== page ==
In contrast
to the **aggregate
liquidity model**, another way to model interest rates is to take the individual
bank’s perspective. This model may be more appropriate if reserve requirements
are very low and/or if banks cannot average reserve requirements across the maintenance
period. (Ultimately, a central bank may use both models as inputs to its
decision-making.)

First,
consider the idea that the demand for reserve balances depends on uncertainties
relating to payment flows, which vary all the time. For instance, if a bank experiences
a liquidity shock after the interbank market has closed and does not have
enough reserves on hand, it will be forced to go into a costly overdraft with
the central bank. Such uncertainty creates a demand for reserves, since
reserves aren’t always acquirable in the interbank market or through cheap,
daylight overdrafts.

To
further develop this idea, let’s introduce the variable *q*, which is the
amount of reserves each bank holds before the liquidity shock. Also recall the simplified form of Equation 6 discussed **here**: *B - D = M - A*. Assuming this
amount of reserves is spread equally across all banks *N, q = (M – A) / N.*
If we assume the liquidity shocks, represented by the variable *x*, are
normally distributed (with *φ *representing the probability density
function (pdf) of the standard normal distribution – see this **Appendix **for an description of pdfs), then the expected value of the
liquidity shocks is zero across all banks. EDIT: Also assume no deposit facility.

Let’s
now consider the expected cost of going into overdraft, *C(q)*. (Bindseil
uses *C(q)*. I would have preferred something more of the form *E[f(x)]*.)
A bank will go into overdraft if it has negative reserves at the end of the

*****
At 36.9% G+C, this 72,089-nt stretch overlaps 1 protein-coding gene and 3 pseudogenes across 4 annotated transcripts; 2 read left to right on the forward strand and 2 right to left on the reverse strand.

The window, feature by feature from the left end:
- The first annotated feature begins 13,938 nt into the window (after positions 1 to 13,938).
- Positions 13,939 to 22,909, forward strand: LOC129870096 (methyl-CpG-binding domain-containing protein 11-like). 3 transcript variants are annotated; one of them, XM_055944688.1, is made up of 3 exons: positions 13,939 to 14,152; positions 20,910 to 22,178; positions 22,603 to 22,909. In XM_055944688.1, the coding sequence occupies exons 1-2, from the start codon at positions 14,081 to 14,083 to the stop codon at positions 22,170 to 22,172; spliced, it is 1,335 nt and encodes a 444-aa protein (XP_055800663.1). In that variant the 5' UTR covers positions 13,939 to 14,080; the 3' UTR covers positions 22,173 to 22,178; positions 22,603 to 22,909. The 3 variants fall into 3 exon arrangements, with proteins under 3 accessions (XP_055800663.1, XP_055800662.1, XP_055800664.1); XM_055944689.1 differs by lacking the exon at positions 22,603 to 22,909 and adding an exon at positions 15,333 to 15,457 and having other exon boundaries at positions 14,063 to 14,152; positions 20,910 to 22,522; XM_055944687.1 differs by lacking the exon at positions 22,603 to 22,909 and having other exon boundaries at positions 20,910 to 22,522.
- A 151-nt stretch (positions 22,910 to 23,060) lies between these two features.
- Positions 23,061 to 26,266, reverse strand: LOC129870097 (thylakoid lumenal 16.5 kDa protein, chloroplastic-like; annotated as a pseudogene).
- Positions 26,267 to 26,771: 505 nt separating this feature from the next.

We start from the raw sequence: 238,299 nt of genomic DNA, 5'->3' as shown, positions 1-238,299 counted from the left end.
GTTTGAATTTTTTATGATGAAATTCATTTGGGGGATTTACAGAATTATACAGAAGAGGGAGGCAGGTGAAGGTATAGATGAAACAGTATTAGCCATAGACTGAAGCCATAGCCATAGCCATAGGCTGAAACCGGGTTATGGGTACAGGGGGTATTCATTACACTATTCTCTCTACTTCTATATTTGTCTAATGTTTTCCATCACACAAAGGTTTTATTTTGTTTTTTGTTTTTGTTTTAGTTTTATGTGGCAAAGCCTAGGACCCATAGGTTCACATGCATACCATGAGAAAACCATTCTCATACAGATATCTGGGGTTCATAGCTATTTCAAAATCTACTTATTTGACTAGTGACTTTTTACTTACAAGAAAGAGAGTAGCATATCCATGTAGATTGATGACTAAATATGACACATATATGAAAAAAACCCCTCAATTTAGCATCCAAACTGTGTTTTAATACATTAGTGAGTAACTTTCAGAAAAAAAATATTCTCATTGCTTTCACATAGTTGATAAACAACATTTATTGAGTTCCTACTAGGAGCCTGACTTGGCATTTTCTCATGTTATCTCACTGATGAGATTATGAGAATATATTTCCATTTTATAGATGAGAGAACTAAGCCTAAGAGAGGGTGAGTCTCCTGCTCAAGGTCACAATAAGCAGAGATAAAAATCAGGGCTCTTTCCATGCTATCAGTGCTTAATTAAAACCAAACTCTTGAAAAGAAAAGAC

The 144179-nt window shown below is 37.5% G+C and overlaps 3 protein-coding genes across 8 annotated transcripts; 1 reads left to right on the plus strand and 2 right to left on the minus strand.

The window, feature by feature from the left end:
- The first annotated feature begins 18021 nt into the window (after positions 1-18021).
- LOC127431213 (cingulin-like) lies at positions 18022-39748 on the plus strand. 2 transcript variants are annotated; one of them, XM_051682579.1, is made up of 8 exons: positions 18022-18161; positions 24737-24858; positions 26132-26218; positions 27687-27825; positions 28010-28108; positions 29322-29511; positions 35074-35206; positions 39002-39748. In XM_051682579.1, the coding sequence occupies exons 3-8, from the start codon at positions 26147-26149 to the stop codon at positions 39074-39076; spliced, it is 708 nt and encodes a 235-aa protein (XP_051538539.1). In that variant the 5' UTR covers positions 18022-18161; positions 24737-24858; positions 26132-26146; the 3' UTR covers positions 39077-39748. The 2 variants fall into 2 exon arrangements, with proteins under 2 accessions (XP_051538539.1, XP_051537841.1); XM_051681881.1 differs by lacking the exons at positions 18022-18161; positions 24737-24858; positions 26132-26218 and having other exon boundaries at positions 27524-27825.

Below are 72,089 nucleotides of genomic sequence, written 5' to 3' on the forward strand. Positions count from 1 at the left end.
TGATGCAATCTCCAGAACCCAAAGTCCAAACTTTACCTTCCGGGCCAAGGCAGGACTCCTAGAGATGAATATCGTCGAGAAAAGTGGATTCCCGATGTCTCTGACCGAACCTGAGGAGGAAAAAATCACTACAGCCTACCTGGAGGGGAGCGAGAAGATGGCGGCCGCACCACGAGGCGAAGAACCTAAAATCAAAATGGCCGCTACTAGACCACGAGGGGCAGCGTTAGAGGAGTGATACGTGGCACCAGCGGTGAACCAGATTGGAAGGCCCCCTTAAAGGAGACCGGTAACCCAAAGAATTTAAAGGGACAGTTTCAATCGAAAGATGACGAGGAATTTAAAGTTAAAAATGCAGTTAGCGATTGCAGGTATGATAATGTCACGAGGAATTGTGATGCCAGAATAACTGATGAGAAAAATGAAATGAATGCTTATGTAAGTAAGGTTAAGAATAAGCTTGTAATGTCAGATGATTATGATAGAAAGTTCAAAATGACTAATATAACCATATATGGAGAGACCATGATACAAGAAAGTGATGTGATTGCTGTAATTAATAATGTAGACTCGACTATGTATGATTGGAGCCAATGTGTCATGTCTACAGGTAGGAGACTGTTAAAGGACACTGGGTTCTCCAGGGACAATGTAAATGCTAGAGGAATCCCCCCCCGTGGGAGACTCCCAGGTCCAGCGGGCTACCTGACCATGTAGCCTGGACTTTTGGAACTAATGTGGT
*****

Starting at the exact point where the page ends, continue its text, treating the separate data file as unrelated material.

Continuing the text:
day: *x+q < 0*. The cost of borrowing in this case will be *i*_{b}*(q+x).
If* (q+x) >0*, then there is no need for the bank to borrow from
the central bank, so there are no borrowing costs. In summary, the cost of borrowing, call it f(q), is:

*f(q) = i*_{B}*(q+x) , if x < -q

*f(q) = 0 , if x *__>__ -q

We can now calculate the expected cost, *C(q)*, of going into overdraft:

See the **A****ppendix** for an explanation of this
equation if its form is not familiar to you.

From
this, one can understand that if the bank were to increase the number of
reserves *q* that it holds, then the probability of it going into
overdraft should decline, and with that, the expected cost of going into
overdraft. But holding more reserves *q* entails a cost as well, which is the
interbank interest rate. Thus, a bank will only acquire more *q* if the cost
of doing so, *i*, is less than or equal to the benefit of doing so, which
is the corresponding decline in the expected cost of going into overdraft *C(q)*. Or, another way of viewing it is that the interbank rate, which is the opportunity cost of holding reserves, should settle at a level where banks are indifferent between holding one more unit of reserves and not. This is econ 101 marginal analysis, where we determine the equilibrium market
interest rate by setting marginal cost equal to marginal benefit. We can kick
the complexity up a notch by representing the equilibrium market rate using
partial derivatives:

*Equation B**: - ∂(C(q))
/ ∂(q) = i*

Since *q
= (M – A)/N*, the central bank can clearly control *i *by controlling [*i*_{D}, i_{B}] and/or by altering *M* to an appropriate
level, which is in a simple linear relationship with *q* (in this
simplified model). The appropriate level will be determined by the shape of the
probability density function perceived by the market, which the central bank
needs to estimate. Of course, in the real world, the “market” may not
transparently be using such a clean and simple model of probability. The model
is a proxy for a more complicated process in the real world, and so certainly
central banking is part art-form as well. Nonetheless, the model is helpful, as
it helps the central bank estimate the appropriate amount of open market
operations and grapple with the expectations of the market. All of that,
combined with building a credible reputation, helps the central bank achieve
its interest rate target with precision.

For a more complete version of the individual shock model, see this post on **Michael Woodford's model**.